This review has been sponsored by the publisher. Find more DMs Guild Reviews on my website and YouTube channel.

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Designed by: Lucas AndersonMarius BrunnerJoanna DeLauneDaniel KingJoe Gaylord (Lazarus Game Lab)

It’s no secret that martial classes (Barbarian, Fighter, Rogue, Monk, and to some extent Ranger and Paladin) are underserved compared to spellcasters in Dungeons and Dragons Fifth Edition. They even get their own magic school with Strixhaven: A Curriculum of Chaos, courtesy of Magic: The Gathering.

Titanhall Academy: Rivals of Strixhaven creates a Strixhaven-like fantasy school, but one that caters to non-spellcasters instead.

Whereas Strixhaven was founded by dragons, Titanhall Academy was founded by their ancient (and generally non-spellcasting) foes, the giants.

Five schools were founded to create the college. Saberguard, school for tactical warfare, history, and debate. Memnor specializes in deception, assassination, and theater. Felforge is all about weapon and armor crafting. Leafcloak teaches students how to survive in a myriad of outdoor environments. And Hjertseir students seek personal enlightenment and spirituality through warfare.

Oddly, one of the primary martial classes, Barbarian, doesn’t really have a proper home in any school, though Hjertseir comes close. Surely we can have a fun sports school full of jock barbarians, yeah?

As in Strixhaven, each school features detailed notes on its professors, faculty, and students, including statblocks.

The excellent assortment of NPCs is the strongest element of the sourcebook, from the dragon dean of Memnor (and his rebellious half-dragon son!) to the minotaur weapon master of Hjertseir who scoffs at his own school’s spirituality nonsense. Not to mention all the student drama.

Unfortunately there’s no adventure or even adventure hooks to utilize these NPCs, making much of the product feel more like an elaborate dramatis personae.

In comparison, Strixhaven featured an entire level 1-10 campaign, spanning four years of school life.

Jobs, exams, and extracurricular are included in Titanhall Academy, building off the rules established in Strixhaven. A few new activities are worth mentioning, however: Clobberin’ Clockworks, and Kotapelit.

Clobberin’ Clockworks is Battle Bots for Felforge students as they cobble together clockwork creations and pit them against each other. Kotapelit is a tabletop wargame invented by Saberguard. Both activities provide new rules and are great example of how to create non-spellcasting fun for players to engage with.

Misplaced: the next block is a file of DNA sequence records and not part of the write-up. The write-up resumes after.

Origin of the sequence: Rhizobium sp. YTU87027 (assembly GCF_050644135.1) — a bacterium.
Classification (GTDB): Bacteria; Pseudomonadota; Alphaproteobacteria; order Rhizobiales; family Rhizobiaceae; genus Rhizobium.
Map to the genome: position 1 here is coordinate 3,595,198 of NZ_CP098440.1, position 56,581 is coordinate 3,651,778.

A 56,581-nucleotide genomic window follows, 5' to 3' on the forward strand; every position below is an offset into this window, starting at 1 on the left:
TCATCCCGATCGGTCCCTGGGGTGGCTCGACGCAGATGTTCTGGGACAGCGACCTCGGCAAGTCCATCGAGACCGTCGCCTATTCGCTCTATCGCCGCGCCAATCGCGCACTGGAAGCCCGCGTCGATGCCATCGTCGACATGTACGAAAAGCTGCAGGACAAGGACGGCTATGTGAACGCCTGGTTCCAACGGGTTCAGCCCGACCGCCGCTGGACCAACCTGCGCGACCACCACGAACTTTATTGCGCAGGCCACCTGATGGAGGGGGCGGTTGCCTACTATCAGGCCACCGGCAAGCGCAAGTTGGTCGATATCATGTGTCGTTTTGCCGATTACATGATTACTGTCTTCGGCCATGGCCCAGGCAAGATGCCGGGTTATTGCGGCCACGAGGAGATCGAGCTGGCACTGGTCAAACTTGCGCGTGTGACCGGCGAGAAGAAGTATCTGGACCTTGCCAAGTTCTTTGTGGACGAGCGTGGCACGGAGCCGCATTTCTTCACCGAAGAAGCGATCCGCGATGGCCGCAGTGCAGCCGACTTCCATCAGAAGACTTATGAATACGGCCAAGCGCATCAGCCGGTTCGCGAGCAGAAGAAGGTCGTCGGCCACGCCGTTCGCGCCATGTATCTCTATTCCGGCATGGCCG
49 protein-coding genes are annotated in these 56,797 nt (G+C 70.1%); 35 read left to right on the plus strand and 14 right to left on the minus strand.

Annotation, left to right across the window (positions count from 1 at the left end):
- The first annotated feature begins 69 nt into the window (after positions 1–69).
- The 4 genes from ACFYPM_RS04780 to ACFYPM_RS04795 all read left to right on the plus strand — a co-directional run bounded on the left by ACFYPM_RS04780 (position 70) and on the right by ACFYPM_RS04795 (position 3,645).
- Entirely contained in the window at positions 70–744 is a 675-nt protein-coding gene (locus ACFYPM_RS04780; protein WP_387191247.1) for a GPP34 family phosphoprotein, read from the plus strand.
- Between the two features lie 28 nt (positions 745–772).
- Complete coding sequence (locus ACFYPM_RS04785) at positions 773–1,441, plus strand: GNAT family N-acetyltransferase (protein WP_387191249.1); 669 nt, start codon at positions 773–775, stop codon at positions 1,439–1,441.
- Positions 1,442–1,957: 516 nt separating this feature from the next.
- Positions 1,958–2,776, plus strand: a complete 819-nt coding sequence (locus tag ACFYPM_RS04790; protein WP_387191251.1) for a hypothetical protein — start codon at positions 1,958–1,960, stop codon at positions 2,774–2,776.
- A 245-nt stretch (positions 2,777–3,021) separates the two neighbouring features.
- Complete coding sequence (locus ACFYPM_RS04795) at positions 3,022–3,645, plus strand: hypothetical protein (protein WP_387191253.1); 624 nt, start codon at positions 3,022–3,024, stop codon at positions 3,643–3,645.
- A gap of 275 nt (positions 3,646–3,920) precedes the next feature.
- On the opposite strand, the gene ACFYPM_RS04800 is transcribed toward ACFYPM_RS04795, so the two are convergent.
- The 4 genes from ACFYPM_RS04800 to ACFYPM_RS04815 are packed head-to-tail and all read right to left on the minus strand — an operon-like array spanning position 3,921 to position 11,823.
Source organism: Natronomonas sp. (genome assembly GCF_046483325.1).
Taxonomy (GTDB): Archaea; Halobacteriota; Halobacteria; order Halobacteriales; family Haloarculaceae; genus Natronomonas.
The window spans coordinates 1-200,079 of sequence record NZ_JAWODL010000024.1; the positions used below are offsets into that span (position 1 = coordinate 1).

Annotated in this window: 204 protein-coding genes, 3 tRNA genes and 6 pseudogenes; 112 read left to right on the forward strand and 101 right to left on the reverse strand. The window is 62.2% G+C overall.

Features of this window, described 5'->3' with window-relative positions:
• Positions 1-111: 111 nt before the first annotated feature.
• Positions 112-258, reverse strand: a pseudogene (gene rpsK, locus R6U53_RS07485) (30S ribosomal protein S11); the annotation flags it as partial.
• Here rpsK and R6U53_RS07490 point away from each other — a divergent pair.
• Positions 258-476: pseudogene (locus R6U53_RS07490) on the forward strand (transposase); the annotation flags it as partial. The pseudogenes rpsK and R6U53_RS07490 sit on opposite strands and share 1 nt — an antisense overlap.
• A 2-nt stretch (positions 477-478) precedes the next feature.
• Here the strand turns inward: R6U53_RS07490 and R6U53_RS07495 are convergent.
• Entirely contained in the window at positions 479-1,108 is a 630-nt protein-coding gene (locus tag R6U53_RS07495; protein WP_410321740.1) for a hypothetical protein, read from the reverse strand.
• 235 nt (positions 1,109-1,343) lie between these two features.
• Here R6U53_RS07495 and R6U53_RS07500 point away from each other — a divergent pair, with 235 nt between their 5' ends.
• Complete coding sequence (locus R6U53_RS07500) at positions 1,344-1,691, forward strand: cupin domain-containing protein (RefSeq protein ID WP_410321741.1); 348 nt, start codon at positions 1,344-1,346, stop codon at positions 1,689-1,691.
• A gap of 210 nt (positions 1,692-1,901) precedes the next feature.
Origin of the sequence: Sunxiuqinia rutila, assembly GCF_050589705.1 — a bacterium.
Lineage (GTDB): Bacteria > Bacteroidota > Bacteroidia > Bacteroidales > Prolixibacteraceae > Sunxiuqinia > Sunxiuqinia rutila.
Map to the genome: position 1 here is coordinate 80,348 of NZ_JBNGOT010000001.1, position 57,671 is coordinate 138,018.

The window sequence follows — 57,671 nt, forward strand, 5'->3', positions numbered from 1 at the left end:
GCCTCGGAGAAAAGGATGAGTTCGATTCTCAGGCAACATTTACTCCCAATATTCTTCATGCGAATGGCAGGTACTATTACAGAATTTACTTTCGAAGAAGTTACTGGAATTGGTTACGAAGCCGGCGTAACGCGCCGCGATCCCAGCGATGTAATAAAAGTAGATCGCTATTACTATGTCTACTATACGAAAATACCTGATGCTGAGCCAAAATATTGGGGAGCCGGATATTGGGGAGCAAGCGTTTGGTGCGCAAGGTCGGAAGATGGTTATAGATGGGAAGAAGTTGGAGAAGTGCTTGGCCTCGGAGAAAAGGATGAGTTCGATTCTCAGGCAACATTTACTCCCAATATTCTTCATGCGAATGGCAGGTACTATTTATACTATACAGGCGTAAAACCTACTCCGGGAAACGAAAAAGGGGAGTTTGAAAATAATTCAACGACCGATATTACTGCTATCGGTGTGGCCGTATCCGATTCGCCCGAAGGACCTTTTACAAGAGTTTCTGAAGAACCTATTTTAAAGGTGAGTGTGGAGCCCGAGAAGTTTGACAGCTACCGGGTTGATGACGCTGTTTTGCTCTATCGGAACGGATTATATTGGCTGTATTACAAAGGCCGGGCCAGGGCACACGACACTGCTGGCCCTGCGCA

The new Scuteback race are armadillofolk. Sure they’re basically reskinned Tortles but they’re adorable and feature a nifty rolling Ball of Fury ability.

The sourcebook also adds new magic items, feats, and a player background for each school. The backgrounds are especially powerful, adding new Fighting Styles that reflect the specialized training each school provides.

Thumbs up to Titanhall Academy for giving martial classes some much-needed love and attention. As a sourcebook it’s almost entirely NPC-focused, and far smaller in scope and design compared to Strixhaven, but provides some excellent player-focused content.

Update: Since this review was written, new Adventure Hooks have been added!

Pros:

  • Five colleges reflect different aspects of non-magical gameplay.
  • Five new player backgrounds and over a dozen magic items and NPC statblocks.
  • Clobberin’ Clockworks (battle bots!) and Kotapelit (tabletop wargames!).
  • Armadillofolk!

Cons:

  • Far less detailed and encompassing compared to Strixhaven.
  • Missing a barbarian-equivalent College of Jocks!

The Verdict: As as non-magical university alternative, Titanhall Academy provides fun NPCs and useful new backgrounds, but it can’t compete to its far more robust rival.

A review copy of “Titanhall Academy: Rivals of Strixhaven” was provided by the publisher. Find more DMs Guild Reviews on my website and YouTube channel.

Support my work by using my affiliate links and pledging via Patreon.